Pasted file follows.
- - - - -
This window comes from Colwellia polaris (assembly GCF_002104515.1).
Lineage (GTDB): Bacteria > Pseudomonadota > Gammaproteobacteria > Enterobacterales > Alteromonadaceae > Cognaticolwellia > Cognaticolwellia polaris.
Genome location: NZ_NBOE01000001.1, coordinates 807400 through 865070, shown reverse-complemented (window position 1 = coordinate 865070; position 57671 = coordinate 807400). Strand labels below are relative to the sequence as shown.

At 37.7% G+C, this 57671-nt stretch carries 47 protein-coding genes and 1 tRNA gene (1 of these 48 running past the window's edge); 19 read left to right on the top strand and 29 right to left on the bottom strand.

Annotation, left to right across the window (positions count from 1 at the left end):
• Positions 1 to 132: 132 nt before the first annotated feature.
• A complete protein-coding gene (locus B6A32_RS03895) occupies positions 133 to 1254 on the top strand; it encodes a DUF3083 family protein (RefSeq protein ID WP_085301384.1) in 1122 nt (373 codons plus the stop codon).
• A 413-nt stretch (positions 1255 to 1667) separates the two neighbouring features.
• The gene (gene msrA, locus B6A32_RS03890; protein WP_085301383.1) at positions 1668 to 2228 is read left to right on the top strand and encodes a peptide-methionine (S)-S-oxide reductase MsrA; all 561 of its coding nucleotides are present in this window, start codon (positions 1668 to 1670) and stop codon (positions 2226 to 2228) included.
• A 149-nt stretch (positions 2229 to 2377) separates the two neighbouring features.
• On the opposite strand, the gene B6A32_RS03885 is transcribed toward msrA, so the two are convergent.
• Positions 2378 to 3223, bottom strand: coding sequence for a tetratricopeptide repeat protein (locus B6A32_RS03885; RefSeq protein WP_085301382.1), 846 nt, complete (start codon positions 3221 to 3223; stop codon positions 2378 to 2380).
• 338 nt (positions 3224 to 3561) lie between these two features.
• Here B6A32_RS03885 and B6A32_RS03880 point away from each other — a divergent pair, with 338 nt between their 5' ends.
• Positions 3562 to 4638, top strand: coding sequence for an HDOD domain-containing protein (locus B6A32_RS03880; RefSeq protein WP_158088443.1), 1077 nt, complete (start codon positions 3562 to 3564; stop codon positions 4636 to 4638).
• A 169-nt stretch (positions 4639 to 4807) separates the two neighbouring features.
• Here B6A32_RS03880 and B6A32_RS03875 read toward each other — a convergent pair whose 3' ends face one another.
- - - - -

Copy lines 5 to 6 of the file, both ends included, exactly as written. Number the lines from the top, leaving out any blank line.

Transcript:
Annotation, left to right across the window (positions count from 1 at the left end):
• Positions 1 to 132: 132 nt before the first annotated feature.